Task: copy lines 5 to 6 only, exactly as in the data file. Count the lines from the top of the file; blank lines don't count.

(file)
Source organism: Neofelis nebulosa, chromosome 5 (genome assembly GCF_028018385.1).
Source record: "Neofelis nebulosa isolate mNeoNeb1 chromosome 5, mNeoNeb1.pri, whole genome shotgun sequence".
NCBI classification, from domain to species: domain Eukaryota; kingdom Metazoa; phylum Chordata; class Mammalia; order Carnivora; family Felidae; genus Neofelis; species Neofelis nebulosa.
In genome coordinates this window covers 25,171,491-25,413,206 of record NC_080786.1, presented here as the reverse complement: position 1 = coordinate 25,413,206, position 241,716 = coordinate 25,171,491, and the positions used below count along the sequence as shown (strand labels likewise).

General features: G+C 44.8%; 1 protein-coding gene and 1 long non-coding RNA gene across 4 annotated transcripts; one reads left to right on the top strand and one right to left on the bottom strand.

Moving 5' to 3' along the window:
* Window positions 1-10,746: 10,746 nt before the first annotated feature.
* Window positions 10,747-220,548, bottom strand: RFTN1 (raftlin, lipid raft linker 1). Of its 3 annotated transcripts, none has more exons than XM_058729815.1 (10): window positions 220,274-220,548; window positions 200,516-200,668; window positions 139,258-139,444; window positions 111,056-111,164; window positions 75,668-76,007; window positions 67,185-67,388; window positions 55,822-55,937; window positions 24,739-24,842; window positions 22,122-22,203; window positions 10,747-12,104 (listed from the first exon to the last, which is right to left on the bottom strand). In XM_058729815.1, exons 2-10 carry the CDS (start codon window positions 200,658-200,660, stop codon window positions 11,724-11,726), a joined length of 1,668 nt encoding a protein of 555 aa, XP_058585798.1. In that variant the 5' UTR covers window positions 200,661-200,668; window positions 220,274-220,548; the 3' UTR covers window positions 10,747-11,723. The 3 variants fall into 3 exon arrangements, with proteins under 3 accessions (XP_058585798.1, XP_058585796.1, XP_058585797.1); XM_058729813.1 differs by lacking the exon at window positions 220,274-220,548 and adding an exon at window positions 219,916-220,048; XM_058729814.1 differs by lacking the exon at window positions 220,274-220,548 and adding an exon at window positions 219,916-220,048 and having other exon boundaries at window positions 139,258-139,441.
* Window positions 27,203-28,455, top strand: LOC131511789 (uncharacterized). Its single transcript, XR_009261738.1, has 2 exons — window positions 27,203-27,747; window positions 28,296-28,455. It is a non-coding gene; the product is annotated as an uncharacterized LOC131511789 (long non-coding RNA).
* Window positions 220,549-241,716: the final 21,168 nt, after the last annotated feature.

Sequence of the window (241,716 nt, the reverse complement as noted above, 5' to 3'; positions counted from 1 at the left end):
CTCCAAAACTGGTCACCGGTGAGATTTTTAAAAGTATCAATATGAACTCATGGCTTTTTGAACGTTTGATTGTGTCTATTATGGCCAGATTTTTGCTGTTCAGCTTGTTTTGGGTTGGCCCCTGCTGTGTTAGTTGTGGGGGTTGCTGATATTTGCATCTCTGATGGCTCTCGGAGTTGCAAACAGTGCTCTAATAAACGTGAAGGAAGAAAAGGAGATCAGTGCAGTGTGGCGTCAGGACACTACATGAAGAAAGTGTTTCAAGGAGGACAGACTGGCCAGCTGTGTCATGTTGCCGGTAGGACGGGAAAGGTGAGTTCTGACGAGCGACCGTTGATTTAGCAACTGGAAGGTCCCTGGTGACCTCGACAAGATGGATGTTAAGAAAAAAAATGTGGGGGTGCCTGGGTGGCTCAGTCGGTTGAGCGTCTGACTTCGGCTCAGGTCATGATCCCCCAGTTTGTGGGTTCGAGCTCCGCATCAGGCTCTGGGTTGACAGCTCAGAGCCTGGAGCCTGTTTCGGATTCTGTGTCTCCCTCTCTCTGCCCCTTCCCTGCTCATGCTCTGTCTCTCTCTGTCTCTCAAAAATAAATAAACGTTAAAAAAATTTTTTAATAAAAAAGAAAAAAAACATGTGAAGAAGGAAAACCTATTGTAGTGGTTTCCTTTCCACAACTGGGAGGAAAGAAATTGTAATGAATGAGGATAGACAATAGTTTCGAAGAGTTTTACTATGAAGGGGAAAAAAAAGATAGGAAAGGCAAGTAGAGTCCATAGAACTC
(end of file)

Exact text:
General features: G+C 44.8%; 1 protein-coding gene and 1 long non-coding RNA gene across 4 annotated transcripts; one reads left to right on the top strand and one right to left on the bottom strand.

Moving 5' to 3' along the window: